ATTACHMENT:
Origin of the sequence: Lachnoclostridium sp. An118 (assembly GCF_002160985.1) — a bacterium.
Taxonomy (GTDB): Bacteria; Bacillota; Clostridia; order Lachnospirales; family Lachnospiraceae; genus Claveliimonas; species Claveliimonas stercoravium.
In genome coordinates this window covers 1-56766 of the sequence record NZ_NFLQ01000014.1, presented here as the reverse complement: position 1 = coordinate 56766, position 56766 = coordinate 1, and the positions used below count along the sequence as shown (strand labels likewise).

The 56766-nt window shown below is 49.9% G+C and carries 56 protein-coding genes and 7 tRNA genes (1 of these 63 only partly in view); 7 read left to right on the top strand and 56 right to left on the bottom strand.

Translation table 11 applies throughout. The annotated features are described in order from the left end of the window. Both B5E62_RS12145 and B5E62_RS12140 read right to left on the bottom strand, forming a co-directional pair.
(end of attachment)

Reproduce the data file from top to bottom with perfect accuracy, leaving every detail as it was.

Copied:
Origin of the sequence: Lachnoclostridium sp. An118 (assembly GCF_002160985.1) — a bacterium.
Taxonomy (GTDB): Bacteria; Bacillota; Clostridia; order Lachnospirales; family Lachnospiraceae; genus Claveliimonas; species Claveliimonas stercoravium.
In genome coordinates this window covers 1-56766 of the sequence record NZ_NFLQ01000014.1, presented here as the reverse complement: position 1 = coordinate 56766, position 56766 = coordinate 1, and the positions used below count along the sequence as shown (strand labels likewise).

The 56766-nt window shown below is 49.9% G+C and carries 56 protein-coding genes and 7 tRNA genes (1 of these 63 only partly in view); 7 read left to right on the top strand and 56 right to left on the bottom strand.

Translation table 11 applies throughout. The annotated features are described in order from the left end of the window. Both B5E62_RS12145 and B5E62_RS12140 read right to left on the bottom strand, forming a co-directional pair.